These findings could not be replicated in the Project HeartBeat! cohort, in which no associations between BMI z-scores at 12 – 14 years of age or FTO genotype and change in BMI at 15 – 17 years of age were significant (data not shown). Because subjects in Project HeartBeat! were enrolled at 8, 11, or 14 years of age, those examined both in late adolescence and three years earlier were all from the oldest cohort, and only seven pairs of observations three years apart were available for the A/A genotype in this group. This may help account for the failure to find an age-by-FTO interaction in the Project HeartBeat! cohort comparable to that observed in the Bogalusa cohort, in which the interaction only became apparent in late adolescence.
superimposes mean BMI profiles by cohort, sex, and genotype on BMI growth curves predicted by the models in . The smaller numbers of individuals and observations with the A/A genotype produce greater variability in the mean profiles for that group, as expected, though the overall tendency for higher BMI with this genotype is apparent. The convergence or even crossover of the mean profiles by genotype around 12 - 13 years of age, which is particularly noticeable in males, may in part reflect the greater variation in maturity levels among individuals at these ages. Tanner maturity scores of 2, 3, and 4 occurred in approximately equal proportions in this age range (29%, 27%, and 25%, respectively), while at each age below 12 or above 13, one or, at most, two Tanner stages accounted for more than 80% of the scores for that age. However, adjusting for Tanner scores did not appreciably change the mean or predicted profiles shown in (data not shown).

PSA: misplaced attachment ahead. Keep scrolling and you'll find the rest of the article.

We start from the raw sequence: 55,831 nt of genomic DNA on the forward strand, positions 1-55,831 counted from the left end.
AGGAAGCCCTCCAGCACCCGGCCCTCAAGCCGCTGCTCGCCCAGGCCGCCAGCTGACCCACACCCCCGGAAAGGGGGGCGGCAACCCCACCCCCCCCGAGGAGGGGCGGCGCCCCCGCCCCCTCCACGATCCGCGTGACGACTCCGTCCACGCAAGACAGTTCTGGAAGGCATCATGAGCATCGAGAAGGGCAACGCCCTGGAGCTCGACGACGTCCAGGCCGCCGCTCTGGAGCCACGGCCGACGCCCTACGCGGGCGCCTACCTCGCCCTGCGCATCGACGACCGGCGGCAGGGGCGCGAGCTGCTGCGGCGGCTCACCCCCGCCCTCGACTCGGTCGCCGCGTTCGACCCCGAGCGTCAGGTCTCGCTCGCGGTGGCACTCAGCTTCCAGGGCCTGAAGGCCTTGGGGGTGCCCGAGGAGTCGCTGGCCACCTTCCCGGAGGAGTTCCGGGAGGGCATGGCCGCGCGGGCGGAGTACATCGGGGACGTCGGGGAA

Figure 2 Longitudinal profiles by sex and FTO rs9939609 genotype in non-Hispanic whites from the Bogalusa Heart Study (BHS) and Project HeartBeat! (PHB) cohorts, constructed from mean BMI values (∀ one SE) at each age, superimposed on predicted longitudinal (more ...)